According to a study by American Express, the average family of 4 spends around $4,580. That’s for one vacation. Buy an RV and you can get a lot of vacations for a fraction of that cost, most likely. But still, owning an RV brings other ongoing expenses you need to consider when you adopt the RV lifestyle.
Insurance for recreational vehicles can be tricky. You can’t just assume that any damage will be covered by either your auto insurance or home owner’s insurance because of the multi-purpose nature of the product.
For instance, damage that occurs while the RV is being towed may be covered by your auto insurance but what about damage that happens while the RV is parked at a campsite? Which policy will cover hail damage? What if the hail storm occurs while you are towing the RV? Orwhat about liability for injuries that may occur while the RV is in transit but not as a result of an accident? Insurance policies vary and there’s always a lot of small print. You don’t want to make assumptions and then get an unpleasant surprise when you try to file a claim.
Always check with your insurance experts to find out exactly what your policies cover, what additional coverage you may need, what that may cost you and if you might get a better deal byobtaining a specialized insurance policy designed especially for RVs.
The dramatic drop in fuel costs over the last few months makes owning an RV very attractive these days as you can see from this recent story on USA Today. Even so, you need to be prepared to incur additional fuel costs when you travel with an RV just as you would with any other form of travel. It sounds kind of funny but one thing a lot of people don’t consider when thinking about fuel costs is the savings they achieve just by going camping instead of staying home. When you and your family stay in town for the weekend, it’s likely that your multi-vehicle family is driving separate vehicles all over town, running errands, going out to dinner, maybe driving to other entertainment venues. Considering the cost of taking a family of 4 to a movie on a Saturday night, it’s amazing we don’t all spend our weekends around a campfire!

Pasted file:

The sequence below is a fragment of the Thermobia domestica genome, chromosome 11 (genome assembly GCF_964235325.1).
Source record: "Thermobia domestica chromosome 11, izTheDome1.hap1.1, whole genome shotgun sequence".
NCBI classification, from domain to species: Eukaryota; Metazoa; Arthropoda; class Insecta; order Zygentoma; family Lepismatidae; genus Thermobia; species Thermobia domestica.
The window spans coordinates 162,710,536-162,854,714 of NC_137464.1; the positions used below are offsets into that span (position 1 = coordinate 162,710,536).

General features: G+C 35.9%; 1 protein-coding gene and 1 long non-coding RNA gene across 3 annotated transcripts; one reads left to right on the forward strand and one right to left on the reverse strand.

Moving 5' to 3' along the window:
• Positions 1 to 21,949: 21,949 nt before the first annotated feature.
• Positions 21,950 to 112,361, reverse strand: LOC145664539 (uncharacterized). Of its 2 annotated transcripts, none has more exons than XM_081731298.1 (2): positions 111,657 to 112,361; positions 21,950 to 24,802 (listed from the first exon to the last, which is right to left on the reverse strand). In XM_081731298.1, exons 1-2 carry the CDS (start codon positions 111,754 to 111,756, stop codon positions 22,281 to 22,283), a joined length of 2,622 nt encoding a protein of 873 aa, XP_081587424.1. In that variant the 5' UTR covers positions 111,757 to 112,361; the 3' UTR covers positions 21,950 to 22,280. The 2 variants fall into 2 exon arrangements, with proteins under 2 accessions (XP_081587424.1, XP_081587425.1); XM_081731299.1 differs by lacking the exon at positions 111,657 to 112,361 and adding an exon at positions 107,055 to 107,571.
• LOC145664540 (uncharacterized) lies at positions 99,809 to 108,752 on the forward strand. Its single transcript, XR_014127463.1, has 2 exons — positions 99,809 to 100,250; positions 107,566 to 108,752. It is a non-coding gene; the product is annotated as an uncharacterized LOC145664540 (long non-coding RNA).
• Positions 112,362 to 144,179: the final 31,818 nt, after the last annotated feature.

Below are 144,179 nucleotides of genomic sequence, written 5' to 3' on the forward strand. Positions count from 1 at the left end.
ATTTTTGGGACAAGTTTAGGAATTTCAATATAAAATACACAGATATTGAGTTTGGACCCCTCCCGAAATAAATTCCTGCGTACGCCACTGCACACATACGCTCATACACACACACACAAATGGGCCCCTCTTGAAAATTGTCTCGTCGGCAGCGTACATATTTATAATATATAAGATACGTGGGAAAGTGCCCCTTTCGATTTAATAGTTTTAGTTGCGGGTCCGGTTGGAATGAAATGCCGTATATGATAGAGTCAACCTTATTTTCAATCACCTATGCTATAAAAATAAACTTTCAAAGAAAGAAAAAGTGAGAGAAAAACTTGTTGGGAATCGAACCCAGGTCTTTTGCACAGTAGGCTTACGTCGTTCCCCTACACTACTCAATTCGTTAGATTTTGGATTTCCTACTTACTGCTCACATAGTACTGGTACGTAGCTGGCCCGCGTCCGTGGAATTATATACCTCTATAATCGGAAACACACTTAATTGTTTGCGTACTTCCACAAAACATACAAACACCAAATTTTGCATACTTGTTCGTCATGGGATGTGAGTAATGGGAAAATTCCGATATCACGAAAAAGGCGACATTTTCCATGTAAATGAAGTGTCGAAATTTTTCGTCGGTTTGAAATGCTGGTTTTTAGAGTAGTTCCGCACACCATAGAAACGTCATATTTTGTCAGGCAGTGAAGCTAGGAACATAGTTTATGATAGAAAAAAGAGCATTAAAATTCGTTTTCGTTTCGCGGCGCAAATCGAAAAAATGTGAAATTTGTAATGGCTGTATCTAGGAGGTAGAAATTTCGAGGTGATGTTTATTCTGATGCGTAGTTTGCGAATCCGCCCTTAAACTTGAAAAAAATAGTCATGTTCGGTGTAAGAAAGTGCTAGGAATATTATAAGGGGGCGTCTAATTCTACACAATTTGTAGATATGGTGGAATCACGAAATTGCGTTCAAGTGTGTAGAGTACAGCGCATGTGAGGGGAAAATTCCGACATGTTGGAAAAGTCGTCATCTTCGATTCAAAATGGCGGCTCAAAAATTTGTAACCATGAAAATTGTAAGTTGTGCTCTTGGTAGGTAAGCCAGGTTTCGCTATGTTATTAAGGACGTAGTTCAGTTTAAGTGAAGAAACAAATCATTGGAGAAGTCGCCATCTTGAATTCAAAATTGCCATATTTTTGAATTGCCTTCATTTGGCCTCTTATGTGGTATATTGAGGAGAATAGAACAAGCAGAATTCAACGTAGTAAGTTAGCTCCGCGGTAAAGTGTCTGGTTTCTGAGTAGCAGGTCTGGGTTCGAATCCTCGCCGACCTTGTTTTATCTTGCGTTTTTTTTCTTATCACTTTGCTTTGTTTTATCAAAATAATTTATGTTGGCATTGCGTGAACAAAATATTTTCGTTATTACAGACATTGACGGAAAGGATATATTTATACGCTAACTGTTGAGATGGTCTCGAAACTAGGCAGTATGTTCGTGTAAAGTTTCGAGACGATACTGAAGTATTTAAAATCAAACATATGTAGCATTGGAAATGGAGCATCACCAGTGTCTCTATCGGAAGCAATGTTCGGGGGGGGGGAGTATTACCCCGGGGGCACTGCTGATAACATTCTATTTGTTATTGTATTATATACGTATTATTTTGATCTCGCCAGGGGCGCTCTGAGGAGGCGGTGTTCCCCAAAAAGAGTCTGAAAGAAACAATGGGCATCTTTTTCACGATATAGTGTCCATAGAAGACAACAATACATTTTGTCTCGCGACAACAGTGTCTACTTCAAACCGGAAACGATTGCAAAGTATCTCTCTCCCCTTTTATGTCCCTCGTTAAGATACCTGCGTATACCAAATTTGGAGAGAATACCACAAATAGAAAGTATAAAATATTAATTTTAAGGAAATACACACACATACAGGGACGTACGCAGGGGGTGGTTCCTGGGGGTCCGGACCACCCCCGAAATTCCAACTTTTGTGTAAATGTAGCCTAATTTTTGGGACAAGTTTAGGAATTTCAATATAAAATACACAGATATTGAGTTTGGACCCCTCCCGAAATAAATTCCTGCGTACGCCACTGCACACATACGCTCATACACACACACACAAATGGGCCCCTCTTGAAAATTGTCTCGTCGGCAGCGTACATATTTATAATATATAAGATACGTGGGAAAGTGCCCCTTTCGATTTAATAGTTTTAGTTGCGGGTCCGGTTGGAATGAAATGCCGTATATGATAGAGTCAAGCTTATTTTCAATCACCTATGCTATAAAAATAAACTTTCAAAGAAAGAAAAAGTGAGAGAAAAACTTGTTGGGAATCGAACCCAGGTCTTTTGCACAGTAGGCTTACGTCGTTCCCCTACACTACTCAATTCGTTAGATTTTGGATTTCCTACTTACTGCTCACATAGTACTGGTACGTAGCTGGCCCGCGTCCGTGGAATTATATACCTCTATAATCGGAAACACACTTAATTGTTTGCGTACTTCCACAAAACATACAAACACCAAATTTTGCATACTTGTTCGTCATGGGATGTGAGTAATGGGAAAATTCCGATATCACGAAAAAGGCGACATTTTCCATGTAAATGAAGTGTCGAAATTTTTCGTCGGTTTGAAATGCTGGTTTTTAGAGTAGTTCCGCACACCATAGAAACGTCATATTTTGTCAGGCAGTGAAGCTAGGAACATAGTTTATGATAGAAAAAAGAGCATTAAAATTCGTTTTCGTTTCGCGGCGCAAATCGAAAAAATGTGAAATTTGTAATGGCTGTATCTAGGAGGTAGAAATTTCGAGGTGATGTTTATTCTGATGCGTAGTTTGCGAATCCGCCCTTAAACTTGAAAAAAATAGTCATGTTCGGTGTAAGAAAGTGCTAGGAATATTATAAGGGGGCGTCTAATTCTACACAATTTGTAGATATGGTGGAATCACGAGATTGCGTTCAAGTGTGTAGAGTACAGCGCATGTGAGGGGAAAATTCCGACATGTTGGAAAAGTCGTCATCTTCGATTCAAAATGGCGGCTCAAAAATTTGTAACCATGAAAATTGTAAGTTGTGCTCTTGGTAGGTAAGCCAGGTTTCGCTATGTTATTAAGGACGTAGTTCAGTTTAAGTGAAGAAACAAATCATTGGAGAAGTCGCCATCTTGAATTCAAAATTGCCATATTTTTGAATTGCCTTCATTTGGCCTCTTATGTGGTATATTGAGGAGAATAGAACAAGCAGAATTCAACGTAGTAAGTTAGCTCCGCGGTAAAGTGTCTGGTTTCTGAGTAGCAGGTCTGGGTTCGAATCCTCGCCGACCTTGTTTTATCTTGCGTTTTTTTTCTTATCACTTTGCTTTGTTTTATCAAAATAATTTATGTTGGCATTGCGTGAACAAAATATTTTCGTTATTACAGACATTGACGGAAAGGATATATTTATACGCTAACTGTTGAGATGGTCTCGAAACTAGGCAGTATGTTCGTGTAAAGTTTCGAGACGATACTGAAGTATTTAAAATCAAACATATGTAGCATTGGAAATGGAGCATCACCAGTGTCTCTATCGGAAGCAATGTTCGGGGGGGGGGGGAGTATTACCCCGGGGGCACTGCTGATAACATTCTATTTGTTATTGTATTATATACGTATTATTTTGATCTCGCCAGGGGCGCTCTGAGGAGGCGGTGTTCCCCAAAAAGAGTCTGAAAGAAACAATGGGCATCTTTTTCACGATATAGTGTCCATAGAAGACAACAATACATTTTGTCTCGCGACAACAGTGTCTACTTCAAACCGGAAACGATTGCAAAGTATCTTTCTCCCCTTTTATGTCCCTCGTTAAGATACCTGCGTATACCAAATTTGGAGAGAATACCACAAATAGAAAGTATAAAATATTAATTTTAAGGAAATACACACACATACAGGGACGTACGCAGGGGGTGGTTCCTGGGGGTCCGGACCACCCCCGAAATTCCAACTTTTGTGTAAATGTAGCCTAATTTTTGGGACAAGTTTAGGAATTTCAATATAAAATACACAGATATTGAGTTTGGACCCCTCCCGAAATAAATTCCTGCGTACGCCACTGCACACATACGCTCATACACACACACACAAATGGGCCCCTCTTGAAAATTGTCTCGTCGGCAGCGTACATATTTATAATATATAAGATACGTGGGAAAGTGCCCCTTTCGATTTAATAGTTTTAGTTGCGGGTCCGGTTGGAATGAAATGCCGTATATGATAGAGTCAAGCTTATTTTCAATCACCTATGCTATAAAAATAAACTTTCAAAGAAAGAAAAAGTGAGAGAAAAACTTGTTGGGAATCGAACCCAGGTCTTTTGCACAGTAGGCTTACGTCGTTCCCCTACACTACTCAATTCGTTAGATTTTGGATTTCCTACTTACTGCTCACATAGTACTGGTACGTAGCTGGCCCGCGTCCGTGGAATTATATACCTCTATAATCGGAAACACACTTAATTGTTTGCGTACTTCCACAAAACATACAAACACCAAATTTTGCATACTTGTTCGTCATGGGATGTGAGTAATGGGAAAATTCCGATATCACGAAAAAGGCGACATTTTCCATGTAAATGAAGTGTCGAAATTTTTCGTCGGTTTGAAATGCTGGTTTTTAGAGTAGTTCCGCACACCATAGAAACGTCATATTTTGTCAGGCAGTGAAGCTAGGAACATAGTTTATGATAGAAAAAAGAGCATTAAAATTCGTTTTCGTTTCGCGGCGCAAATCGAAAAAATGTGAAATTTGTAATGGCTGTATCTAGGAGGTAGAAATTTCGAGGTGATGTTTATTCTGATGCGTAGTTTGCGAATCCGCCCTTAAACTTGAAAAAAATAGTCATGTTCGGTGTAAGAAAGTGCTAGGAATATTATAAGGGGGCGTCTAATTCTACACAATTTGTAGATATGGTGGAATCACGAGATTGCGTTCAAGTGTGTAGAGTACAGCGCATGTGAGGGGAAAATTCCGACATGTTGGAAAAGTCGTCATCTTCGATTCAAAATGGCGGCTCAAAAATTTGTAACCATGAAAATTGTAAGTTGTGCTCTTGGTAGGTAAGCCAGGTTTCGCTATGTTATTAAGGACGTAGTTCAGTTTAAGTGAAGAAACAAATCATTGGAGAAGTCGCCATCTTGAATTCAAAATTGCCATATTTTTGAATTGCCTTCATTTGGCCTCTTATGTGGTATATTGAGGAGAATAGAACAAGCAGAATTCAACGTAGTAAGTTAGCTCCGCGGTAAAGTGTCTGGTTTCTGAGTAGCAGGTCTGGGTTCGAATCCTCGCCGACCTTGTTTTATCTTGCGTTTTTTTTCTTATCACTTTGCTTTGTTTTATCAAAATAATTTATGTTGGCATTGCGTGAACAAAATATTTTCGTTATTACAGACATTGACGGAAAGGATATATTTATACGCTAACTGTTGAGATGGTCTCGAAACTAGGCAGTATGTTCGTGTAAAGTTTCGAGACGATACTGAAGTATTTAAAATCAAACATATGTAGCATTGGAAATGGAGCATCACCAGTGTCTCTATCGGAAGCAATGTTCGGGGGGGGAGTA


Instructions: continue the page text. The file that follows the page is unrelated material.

As we mentioned in a previous blog, 3 Tips for Buying Your First Recreational Vehicle, making sure you have somewhere to store your RV is important. The costs of renting a storage unit will depend on the size of your unit, whether you want an enclosed space and whether you’ll be renting this for short term or long term storage. In the Midwest, storage units can run anywhere from $30-40 per month to as high as $150 per month or more.
The cost of campgrounds for RVs varies by site. Depending on where you go, the costs range from $8 a night for just the basics to as much as $100 per night where you might get such amenities as concrete pads with patios, fire pits, free Wi-Fi and cable, pools, playgrounds, laundry facilities, controlled access gate and resort-like group meeting rooms.
An RV is a big investment, sort of like owning a house. Like home ownership, regular maintenance is just a part of the deal. Every year, you’ll want to inspect roof, sealants, wheel bearings, and appliances. Thorough and frequent cleaning will also go a long way towards keeping your unit in good shape but you may want to schedule yearly inspection by your local RV service department just to make sure you haven’t missed anything.
If you do your own RV maintenance, be careful what products you use. General-purpose cleaners you buy at Lowes or Menard aren’t intended for RVs and can cause more damage than good. There are RV-specific products that you should use. If you don’t want to deal with the hassle, deep cleaning packages can also be purchased from your local RV dealer.
At Ketelsen RV we’d love to help you get started on a lifetime of camping adventures. If you have any questions, or if you’d like to take an RV for a test drive, call or stop by today and one of our RV experts will be happy to answer all your questions.